Just as New York City is faring better than Las Vegas when it comes to real estate values, some countries in Microsoft's real estate portfolio are riskier than others.
During the recent downturn, the technology giant's treasury revisited its methodology for evaluating projects in its roughly $7 billion real estate portfolio. Microsoft's real estate and facilities team had been determining the corporate discount rates to use to buy or lease buildings, says Joel Combs, group manager in Microsoft's treasury.
The company typically buys most of its new facilities, and it became concerned that the discount rates did not fully reflect the riskiness of each project, given the perils confronting different areas, from political instability to the real estate ramifications of new laws or taxes. "We have specific cost of capital protocols for every business unit, but the real estate unit for some reason never did," Combs explains.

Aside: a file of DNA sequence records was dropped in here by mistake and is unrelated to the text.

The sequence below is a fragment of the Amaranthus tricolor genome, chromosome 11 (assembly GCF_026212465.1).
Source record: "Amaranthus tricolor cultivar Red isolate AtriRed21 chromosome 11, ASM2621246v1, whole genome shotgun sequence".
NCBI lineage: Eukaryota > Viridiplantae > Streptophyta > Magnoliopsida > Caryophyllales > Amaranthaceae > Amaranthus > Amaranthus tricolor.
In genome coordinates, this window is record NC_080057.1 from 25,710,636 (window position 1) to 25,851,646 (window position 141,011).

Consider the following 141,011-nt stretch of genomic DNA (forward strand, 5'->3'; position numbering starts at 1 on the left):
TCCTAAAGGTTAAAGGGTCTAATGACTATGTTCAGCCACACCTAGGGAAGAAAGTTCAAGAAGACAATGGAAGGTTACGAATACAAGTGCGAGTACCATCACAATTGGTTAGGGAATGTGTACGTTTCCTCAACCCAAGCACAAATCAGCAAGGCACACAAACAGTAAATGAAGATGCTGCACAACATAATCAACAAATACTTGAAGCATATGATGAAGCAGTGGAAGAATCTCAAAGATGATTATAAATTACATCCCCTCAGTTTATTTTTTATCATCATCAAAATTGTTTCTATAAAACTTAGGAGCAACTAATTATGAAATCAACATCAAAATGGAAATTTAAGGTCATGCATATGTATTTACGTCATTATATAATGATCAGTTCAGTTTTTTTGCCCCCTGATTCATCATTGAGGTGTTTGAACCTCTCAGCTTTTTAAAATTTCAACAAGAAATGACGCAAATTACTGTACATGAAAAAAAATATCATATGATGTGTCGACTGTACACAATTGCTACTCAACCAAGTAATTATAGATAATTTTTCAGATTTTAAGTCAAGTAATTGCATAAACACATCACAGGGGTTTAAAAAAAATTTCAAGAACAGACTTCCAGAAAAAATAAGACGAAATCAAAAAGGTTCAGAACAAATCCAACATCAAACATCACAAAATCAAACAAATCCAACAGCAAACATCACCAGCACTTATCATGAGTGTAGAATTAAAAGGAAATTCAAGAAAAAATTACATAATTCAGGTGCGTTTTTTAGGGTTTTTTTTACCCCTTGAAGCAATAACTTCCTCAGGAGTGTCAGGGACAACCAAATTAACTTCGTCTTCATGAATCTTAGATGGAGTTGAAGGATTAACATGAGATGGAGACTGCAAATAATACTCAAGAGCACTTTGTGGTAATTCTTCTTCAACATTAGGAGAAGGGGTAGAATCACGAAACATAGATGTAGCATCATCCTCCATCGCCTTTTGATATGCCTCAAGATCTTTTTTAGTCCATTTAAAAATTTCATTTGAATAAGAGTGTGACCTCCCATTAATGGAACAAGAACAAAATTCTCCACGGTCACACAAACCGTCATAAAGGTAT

The initial analysis of a project often used a discount rate below Microsoft's cost of capital, so the net present value of the project looked encouraging until the discount rate was adjusted to account for higher country risk. "It would go up for approval and we'd say, 'You can't use that rate,'" says Combs. "Obviously, this creates disagreement and eats up time. We wanted more consistency in how these projects were evaluated from a discount-rate standpoint."
Treasury partnered with the real estate team to create a base discount rate for real estate transactions. The groups used benchmark data from a peer group of commercial and data center real estate companies that were geographically weighted. They utilized forward-looking betas that questioned real estate values over the last few years, and delevered the peer group data and then the results from the market risk premium to determine the base discount rate.
The teams scaled the market risk premium across different countries using IHS Global Insight Country Risk Ratings. The result? "We've now got a consistent and fair approach for evaluating real estate proposals on a global basis," says Combs. "It's an agreed-upon process that decreases indecision and disagreement."